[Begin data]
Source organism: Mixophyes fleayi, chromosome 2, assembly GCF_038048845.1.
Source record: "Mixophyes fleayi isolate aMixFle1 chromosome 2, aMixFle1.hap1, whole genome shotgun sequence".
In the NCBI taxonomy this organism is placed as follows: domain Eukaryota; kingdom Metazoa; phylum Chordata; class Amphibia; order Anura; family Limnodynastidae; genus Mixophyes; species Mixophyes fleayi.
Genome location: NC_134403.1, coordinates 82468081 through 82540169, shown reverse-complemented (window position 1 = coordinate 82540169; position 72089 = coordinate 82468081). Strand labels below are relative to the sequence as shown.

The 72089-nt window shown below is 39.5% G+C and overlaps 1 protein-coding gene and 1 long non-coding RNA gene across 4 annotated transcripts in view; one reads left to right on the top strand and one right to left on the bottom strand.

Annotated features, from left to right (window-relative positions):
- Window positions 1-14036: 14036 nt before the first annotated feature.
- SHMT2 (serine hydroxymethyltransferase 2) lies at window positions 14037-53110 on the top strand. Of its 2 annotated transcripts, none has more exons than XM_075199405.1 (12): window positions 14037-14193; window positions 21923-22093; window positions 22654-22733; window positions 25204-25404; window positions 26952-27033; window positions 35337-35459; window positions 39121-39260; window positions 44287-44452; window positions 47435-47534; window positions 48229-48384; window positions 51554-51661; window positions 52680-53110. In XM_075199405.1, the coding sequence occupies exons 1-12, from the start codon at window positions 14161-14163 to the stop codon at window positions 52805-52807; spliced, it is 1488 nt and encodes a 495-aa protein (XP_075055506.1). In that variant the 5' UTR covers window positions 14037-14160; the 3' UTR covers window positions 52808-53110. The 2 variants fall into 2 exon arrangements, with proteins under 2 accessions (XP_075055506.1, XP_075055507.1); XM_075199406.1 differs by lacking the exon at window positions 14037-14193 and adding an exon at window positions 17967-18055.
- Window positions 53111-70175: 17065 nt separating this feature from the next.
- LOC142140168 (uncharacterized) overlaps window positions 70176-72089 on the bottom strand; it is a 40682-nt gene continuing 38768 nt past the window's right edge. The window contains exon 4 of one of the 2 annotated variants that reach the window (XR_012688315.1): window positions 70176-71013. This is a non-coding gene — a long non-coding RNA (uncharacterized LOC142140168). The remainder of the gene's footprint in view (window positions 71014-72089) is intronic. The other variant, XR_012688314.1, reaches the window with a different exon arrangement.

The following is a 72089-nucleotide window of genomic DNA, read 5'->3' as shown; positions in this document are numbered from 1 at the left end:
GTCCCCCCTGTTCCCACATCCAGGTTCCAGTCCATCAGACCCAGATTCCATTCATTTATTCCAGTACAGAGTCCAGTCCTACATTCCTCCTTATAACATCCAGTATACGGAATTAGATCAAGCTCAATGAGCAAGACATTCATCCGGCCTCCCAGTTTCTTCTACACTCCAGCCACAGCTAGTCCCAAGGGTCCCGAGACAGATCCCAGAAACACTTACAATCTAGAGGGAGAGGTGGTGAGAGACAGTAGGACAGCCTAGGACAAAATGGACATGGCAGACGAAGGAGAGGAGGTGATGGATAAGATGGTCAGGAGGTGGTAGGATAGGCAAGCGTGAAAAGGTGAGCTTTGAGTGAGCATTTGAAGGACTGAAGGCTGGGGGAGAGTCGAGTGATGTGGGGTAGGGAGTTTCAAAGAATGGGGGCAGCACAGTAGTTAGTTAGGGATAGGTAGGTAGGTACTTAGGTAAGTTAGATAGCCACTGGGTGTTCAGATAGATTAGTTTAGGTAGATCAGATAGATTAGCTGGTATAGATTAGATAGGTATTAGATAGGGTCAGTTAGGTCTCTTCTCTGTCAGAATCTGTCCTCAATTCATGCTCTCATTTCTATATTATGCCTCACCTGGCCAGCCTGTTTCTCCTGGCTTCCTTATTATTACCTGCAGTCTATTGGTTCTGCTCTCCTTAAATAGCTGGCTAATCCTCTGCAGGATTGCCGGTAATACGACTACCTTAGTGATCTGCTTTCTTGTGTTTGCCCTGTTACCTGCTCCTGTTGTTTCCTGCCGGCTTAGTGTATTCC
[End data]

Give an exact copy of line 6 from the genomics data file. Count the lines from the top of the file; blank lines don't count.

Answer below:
Annotated features, from left to right (window-relative positions):